to please everyone, "and it can’t be done." Failing at this
task, the office manager becomes resentful, and because she controls
so much of the life of the office — issuing supplies, fielding
phone calls, scheduling appointments — she is in a position to
spread stress far and wide.
By no means all office managers fit this picture, Simmons emphasizes,
and office managers do not hold a franchise spreading stress. Heads
of schools are sometimes the culprits, as are managers. No matter
who or what the stressor, however, there are steps that can be taken
to pull it back to a manageable level. Here is Simmons’ advice to
stressed workers, managers, and employers:
cause of stress, and stressed employees are not creative or
It is in employers’ best interest to reduce stress in their offices.
The best way to do this is to keep employees from feeling trapped.
Stress goes down where there are flex-time work schedules, space for
power naps, on-site day care, or a gym.
Employers who can’t afford any of the above can implement the best
strategy of all, at no cost. "Listen," advises Simmons.
who feel appreciated are less stressed. Some companies, she says,
even have one employee whose sole job is going around checking on
employees and talking to them about how work is going.
is for office managers and others who feel they need to be perfect
and to take care of all office needs and crises. Realizing these are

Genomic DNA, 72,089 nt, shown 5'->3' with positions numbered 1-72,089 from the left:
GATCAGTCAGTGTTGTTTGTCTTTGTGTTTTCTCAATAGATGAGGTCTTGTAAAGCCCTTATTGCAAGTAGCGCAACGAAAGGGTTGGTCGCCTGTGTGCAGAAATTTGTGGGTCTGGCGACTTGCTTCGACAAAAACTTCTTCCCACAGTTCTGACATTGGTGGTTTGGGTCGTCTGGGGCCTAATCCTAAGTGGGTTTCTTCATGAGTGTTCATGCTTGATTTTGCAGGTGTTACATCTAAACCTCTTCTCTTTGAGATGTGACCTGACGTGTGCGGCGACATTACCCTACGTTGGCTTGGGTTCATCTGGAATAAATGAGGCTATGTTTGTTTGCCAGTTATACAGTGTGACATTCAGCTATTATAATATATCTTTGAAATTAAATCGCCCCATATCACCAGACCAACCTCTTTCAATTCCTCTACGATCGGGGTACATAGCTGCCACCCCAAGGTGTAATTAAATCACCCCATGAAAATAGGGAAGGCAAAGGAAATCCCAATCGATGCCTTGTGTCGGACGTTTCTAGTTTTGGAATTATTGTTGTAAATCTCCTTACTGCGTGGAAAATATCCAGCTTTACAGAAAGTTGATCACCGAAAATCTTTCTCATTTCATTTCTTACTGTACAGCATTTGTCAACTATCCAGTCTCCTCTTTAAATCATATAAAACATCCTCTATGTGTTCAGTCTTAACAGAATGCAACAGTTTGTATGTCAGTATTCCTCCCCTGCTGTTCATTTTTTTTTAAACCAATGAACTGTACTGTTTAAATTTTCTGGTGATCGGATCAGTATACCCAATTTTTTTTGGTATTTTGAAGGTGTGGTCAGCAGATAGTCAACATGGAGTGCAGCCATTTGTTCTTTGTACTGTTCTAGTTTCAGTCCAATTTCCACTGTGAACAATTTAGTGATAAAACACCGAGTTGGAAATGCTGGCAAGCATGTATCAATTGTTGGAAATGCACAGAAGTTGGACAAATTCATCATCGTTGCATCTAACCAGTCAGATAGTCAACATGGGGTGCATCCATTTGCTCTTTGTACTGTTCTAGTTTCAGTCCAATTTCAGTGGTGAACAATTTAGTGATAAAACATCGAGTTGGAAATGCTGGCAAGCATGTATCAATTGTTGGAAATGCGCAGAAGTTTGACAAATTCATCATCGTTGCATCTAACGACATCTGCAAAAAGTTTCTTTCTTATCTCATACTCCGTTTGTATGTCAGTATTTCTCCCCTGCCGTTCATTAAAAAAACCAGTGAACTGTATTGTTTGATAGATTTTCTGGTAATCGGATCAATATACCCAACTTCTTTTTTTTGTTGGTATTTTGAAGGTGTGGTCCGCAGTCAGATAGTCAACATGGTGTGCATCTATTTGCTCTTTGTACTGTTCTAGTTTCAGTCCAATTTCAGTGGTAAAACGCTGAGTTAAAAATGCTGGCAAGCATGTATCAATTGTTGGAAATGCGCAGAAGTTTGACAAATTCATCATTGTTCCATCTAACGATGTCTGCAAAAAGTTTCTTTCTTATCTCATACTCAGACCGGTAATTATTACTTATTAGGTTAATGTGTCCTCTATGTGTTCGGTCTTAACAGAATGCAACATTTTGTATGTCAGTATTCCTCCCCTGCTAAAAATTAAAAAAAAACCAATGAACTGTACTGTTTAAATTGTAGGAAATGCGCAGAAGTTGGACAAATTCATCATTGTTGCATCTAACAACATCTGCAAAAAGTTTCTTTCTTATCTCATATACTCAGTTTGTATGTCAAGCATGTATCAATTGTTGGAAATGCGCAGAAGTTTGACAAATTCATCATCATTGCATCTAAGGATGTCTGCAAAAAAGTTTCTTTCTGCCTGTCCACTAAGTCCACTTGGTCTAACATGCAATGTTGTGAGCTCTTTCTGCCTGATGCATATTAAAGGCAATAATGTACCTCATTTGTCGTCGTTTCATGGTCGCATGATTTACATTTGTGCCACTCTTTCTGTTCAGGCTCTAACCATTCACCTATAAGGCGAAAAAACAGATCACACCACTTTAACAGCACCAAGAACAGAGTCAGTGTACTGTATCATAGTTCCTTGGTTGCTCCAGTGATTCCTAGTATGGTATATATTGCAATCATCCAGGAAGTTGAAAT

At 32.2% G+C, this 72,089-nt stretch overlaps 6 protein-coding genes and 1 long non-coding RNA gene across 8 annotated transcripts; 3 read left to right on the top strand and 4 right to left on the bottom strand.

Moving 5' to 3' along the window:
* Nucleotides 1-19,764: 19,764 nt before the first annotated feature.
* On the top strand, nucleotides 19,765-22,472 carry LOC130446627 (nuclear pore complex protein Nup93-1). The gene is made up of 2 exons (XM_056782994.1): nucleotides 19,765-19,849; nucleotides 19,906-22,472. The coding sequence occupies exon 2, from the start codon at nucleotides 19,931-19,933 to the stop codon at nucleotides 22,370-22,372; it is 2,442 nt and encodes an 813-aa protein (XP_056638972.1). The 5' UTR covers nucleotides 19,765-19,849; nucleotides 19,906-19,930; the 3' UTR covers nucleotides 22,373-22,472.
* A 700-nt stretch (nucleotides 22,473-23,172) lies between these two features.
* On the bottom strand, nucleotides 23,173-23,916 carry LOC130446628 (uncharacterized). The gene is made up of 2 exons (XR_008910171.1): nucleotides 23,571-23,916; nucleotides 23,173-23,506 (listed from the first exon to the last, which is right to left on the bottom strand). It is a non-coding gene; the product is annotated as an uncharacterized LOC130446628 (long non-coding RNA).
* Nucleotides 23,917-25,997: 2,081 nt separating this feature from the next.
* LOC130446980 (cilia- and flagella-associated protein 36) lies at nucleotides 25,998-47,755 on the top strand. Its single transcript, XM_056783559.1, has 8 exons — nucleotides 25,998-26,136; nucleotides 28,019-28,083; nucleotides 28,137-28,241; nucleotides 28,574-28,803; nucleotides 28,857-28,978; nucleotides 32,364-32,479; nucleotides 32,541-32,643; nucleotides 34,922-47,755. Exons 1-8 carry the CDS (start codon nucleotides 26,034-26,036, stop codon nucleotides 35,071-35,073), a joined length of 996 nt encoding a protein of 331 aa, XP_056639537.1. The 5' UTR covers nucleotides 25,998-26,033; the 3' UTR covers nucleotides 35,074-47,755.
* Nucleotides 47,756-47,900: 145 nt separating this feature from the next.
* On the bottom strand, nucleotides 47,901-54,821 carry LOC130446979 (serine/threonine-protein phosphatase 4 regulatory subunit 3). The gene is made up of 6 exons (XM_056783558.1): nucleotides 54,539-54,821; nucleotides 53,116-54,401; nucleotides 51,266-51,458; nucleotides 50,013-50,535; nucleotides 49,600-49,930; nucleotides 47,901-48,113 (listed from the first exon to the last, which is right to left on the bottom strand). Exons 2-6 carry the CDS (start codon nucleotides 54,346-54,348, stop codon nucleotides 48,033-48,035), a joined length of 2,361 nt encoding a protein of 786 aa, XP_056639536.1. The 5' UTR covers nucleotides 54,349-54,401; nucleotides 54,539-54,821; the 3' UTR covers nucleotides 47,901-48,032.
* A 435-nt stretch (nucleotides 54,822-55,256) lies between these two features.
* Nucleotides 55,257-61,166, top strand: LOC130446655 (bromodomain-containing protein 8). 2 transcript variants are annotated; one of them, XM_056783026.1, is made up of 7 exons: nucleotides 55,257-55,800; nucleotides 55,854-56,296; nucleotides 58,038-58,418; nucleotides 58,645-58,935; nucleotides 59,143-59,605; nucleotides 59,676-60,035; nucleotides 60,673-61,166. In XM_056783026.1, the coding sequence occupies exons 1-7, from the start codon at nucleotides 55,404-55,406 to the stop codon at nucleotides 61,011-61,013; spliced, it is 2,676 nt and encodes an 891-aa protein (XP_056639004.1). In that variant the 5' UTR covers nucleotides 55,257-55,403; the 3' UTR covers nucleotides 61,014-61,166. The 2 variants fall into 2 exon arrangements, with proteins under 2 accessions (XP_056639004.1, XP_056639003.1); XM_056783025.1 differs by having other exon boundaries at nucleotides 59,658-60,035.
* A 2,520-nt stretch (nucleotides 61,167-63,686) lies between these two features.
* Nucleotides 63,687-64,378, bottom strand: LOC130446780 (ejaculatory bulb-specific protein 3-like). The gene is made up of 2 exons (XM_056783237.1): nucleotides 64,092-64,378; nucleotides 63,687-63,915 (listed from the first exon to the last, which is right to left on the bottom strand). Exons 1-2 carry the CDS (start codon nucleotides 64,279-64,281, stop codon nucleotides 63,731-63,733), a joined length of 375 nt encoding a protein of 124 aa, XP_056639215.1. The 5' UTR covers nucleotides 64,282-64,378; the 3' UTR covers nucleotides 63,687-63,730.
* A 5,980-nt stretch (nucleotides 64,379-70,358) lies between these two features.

unrealistic goals, and instead concentrating on a doable job
will erase resentment, making you and everyone around you more
to close their eyes, and think of reasons why a supervisor didn’t
like a report," Simmons says. "I make them do it eight
Most people have an automatic tendency to think the boss ripped the
report because they did a bad job, and possibly also because they
are stupid and/or incompetent. And it ruins their whole day. After
thinking of eight alternative scenarios, however, dissed workers
the boss may have eaten some bad fish for lunch or found out his son
drove the BMW into the garage door again. "Detach," Simmons
says. "Ask how you can correct errors in the report, and then
Simmons says, be aware that it is most probably making you sick. You
need to change something, and that something may well be your job.
Strangely, she says, many people will not take this step. "I
with a group of engineers," she recounts. They were among the
most unhappy employees she has encountered. "They complained like
crazy," she says. "The boss was selfish. They didn’t feel
appreciated. They went on and on."
Simmons asked the engineers what they planned to do about it. Well,
nothing, it turns out. "I’m sure I wouldn’t get the same pay
else," one engineer told her. "Another," she says
"was actually offered another job with the same pay, but he didn’t
take it." Fear of change was the reason, she says, admitting that
she just doesn’t understand how workers can allow themselves to be
trapped when the effects of an unhappy job situation are so far
must "armor" themselves. Build treats into the work week.
Plot how to survive, she says. And avoid office gossip. "We’ve
been doing it for eons," she says of the exchange of unsavory
information about our fellows. Nevertheless, in the closed arena that
is an office, gossipers return to their cubicles to wonder what is
being said about them.
On the whole, Simmons says, it’s a wonder we cope with the stresses
of our high pressure work world as well as we do. "People are
acting normal in a very abnormal situation," is how she puts it.
— Kathleen McGinn Spring